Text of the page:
Good Friday in Carroll Gardens

Former and present parishioners will gather at Brooklyn’s oldest Italian parish, Sacred Hearts and St. Stephen Church,  Carroll Gardens, to solemnly process through the streets on Good Friday, April 6, beginning at 7 p.m.
While the neighborhood has seen much change since the parish’s founding by Italian immigrants in 1882, this time- honored tradition and devotion continues to be a staple of what Carroll Gardens is all about. Taking into account disappearing mom and pop stores, multimillion-dollar price tags on area homes, and a changing population, it is a wonder that such a tradition has persevered. One neighborhood change along the procession path is the former Cabrini Chapel, once owned by the parish, recently re-launched as “The Landmark on Strong Place” Condos.
Those participating have been asked to display a cross in front of their homes along the route, which can be found online at mariaaddolorata.com.
The procession will begin in front of Sacred Hearts and St. Stephen Church and conclude there for a brief prayer service in Italian.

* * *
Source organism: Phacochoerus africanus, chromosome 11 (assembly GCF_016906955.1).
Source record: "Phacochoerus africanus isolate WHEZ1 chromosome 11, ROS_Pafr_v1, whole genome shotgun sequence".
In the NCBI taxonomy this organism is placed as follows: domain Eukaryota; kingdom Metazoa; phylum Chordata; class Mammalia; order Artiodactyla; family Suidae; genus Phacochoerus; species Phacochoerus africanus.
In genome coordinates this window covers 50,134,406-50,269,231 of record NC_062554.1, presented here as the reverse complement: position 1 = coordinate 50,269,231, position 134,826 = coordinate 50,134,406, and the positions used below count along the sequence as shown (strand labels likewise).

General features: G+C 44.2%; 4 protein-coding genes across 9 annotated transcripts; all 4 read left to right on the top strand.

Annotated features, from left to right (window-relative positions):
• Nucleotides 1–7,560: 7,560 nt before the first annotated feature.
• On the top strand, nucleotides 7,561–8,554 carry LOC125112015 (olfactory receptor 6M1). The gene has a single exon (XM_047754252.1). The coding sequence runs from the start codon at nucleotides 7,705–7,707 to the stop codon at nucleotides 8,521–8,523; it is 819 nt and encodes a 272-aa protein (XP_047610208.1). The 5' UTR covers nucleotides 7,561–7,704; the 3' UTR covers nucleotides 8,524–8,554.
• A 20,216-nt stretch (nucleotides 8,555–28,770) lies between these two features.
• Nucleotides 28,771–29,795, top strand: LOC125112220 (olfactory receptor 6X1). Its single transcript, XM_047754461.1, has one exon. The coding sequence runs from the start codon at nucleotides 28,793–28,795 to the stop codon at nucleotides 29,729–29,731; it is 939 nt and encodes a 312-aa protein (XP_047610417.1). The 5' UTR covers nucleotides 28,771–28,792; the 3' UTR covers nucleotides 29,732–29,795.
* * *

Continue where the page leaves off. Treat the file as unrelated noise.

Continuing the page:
Parish historian John Heyer has noted, “It is events like this in our city and borough that preserve not only the faith of its citizens, but also the identity of individual neighborhoods which preserve the small town character in such a large metropolis.”
Good Friday is the day on which Catholics believe Jesus  suffered and was crucified for the sins of humanity. The Good Friday Procession, which has its roots in the small towns of Italy, recalls the passion of Christ by way of symbolic statuary representing Jesus and Mary, traditional Italian hymns, a traditional Italian funeral band, and men, women and children who re-enact the last steps of Christ to His tomb by candlelight.
Six-Deacade-Long Tradition
The statuary symbolizing both the body of Christ and Mary, the Mother of Jesus, under the title of Our Lady of Sorrows, have been used in the parish procession for 60 years. The parish’s Congregation of Our Lady of Sorrows is comprised of members from the town of Mola in Bari, Italy.
The two figures of Jesus and Mary are carried on the shoulders of the faithful accompanied by singing and music through the crowded streets. The bearers of the statuary re-enact the death of Christ by having the coffin of Jesus meet at the feet of Mary three times before returning into Church.